The Gulf States’ Widening Gulf

ISTANBUL – President Barack Obama is arriving in Saudi Arabia at a critical moment for the country. Its recent decision to withdraw its ambassador from Qatar has revealed the gravity of the crisis in the Gulf Cooperation Council (GCC), composed of the Kingdom’s most immediate neighbors. Indeed, Gulf politics is shifting toward a new balance in the wake of the Saudi-UAE rapprochement and the recent attempt to isolate Qatar.

The UAE and Bahrain have joined Saudi Arabia in downgrading relations with Qatar. This is an unusual move, considering the Gulf states’ tradition of treating political disagreements as a family matter, to be handled behind the scenes. Oman is keeping its distance from the situation, while Kuwait has attempted to mediate between Saudi Arabia and Qatar.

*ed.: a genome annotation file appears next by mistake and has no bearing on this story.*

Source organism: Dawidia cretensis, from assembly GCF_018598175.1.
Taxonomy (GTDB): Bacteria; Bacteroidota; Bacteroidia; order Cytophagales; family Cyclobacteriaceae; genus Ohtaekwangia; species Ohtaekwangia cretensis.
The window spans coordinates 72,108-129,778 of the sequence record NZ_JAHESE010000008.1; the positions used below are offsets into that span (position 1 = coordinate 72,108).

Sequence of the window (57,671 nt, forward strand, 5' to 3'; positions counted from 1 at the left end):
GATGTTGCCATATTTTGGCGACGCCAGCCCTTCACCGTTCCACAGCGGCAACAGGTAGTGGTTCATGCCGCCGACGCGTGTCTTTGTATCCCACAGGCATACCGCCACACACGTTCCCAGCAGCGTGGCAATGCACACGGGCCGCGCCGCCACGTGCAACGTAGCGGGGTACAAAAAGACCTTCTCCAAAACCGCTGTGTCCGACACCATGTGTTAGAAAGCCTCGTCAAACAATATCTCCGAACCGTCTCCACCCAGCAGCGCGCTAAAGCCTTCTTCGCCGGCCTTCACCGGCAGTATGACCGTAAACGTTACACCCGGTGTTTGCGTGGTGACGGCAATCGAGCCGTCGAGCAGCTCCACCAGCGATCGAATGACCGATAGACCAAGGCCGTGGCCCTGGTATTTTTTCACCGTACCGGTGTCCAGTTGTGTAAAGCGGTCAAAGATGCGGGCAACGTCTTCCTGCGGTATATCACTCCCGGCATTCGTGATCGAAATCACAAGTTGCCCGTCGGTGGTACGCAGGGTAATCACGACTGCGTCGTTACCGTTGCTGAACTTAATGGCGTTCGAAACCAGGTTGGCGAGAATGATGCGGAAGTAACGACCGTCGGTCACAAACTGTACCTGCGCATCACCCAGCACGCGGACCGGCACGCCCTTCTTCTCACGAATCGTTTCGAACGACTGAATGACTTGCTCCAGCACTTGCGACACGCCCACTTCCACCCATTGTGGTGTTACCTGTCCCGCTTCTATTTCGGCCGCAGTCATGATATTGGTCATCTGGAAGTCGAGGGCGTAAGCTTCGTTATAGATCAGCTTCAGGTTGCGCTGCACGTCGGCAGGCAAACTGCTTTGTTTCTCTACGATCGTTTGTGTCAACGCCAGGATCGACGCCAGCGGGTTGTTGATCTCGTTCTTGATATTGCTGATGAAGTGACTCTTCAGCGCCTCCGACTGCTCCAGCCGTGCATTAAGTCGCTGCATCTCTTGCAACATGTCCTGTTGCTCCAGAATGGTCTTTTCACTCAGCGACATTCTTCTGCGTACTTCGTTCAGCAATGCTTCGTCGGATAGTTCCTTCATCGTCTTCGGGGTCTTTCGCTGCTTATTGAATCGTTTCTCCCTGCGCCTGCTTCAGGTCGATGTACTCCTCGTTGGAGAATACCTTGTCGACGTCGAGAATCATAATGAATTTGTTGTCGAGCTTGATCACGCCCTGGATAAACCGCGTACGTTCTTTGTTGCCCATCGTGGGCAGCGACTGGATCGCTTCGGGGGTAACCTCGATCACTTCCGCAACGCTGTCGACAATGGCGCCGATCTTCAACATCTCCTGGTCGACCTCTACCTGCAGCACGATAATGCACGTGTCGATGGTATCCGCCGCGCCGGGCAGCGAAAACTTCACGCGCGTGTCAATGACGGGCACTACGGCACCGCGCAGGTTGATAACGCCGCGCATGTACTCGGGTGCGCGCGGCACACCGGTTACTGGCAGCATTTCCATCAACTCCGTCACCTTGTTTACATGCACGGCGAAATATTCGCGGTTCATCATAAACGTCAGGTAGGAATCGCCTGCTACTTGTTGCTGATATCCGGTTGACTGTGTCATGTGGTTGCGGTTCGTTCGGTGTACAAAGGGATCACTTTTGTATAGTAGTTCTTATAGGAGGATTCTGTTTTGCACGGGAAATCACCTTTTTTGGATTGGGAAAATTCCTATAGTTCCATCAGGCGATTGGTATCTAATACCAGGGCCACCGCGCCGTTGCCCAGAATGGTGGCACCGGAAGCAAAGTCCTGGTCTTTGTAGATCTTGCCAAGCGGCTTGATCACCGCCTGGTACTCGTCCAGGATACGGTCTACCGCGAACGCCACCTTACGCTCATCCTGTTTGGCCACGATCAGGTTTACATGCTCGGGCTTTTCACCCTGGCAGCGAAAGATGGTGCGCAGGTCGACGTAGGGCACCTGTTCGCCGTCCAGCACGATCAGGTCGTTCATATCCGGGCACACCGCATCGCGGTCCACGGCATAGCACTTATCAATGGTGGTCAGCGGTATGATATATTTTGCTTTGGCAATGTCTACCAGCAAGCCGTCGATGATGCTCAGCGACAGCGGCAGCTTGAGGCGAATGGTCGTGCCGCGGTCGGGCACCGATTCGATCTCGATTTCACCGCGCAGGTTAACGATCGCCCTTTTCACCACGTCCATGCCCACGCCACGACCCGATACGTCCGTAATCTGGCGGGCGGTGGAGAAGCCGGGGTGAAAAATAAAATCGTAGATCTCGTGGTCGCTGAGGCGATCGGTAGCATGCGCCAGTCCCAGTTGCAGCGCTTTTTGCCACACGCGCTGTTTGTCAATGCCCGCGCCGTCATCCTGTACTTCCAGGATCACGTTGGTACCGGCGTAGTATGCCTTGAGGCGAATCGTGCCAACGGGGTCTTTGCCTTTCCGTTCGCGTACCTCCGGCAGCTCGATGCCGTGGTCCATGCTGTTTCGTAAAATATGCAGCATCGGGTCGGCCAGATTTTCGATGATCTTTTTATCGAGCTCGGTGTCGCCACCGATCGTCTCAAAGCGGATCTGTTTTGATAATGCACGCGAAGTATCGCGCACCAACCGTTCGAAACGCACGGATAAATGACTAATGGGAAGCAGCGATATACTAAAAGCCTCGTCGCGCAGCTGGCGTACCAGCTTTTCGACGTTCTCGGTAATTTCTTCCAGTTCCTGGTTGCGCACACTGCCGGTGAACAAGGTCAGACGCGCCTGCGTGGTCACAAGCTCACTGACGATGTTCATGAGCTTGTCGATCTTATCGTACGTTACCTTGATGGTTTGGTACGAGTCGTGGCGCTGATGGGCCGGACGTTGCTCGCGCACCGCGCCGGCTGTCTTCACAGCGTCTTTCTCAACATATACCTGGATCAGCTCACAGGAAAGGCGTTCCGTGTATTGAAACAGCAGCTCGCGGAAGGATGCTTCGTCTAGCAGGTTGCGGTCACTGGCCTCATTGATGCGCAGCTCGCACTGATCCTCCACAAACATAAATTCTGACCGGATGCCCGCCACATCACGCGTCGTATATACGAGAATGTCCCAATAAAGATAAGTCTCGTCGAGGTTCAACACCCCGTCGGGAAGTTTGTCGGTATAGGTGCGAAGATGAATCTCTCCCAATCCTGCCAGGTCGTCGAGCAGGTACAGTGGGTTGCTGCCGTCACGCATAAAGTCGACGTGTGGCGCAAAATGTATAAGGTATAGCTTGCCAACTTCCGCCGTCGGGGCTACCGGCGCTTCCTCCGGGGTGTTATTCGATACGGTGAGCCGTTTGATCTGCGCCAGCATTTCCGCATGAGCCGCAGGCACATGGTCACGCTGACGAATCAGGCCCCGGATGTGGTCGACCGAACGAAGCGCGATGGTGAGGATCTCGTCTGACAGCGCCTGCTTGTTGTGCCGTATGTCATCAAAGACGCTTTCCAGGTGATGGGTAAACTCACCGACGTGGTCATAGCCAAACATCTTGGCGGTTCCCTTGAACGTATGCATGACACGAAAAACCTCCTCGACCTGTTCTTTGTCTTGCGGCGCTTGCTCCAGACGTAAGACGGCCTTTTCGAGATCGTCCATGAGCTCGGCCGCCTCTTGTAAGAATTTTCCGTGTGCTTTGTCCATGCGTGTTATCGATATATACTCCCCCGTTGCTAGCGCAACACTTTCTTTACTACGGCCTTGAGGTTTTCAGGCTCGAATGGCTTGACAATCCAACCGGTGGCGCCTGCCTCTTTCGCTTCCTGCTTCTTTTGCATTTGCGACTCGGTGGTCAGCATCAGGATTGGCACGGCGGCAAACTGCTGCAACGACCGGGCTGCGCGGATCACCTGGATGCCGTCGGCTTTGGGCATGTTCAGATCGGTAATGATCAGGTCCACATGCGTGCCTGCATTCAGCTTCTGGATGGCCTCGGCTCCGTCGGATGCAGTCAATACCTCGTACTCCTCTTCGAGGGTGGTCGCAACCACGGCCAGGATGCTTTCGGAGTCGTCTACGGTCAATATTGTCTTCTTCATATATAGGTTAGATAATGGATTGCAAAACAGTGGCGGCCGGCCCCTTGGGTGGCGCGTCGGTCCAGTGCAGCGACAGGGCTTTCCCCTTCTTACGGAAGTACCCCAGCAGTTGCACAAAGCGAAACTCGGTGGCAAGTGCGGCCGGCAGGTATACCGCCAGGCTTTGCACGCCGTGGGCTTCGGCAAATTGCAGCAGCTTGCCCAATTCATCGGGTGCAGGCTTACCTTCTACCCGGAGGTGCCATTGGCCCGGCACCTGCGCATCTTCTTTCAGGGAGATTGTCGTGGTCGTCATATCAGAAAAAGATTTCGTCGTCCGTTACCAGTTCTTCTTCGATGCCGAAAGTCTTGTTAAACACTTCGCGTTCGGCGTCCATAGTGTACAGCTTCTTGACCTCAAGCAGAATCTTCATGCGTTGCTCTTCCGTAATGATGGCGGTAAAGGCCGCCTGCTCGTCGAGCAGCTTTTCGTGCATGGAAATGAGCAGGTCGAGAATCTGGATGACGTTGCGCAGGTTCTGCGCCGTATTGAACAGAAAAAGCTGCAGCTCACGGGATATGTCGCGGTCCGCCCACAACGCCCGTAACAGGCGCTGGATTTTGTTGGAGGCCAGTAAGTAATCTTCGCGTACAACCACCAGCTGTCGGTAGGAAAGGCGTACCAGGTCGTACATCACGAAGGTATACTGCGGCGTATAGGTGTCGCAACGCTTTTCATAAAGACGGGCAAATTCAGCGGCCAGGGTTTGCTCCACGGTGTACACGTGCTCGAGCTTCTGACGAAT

Several factors are driving Saudi Arabia’s moves against Qatar, which include a ban prohibiting Saudi intellectuals from contributing to Qatari newspapers. There is Qatar’s support for the Muslim Brotherhood (in Egypt and elsewhere); the speeches by the Islamic theologian Yusuf al-Qardawi and the broadcasting policy of Qatar-funded Al Jazeera since the Arab Spring; and the credence given to the view that Qatar is hosting Western institutions with the intent of orchestrating a coup in the Kingdom.

That view reflects Saudi Arabia’s tough stance against the Muslim Brotherhood, which it has declared a terrorist organization. The Kingdom perceives the Brotherhood’s influence in Arab countries, particularly the Gulf states, as a serious threat to its internal stability and survival.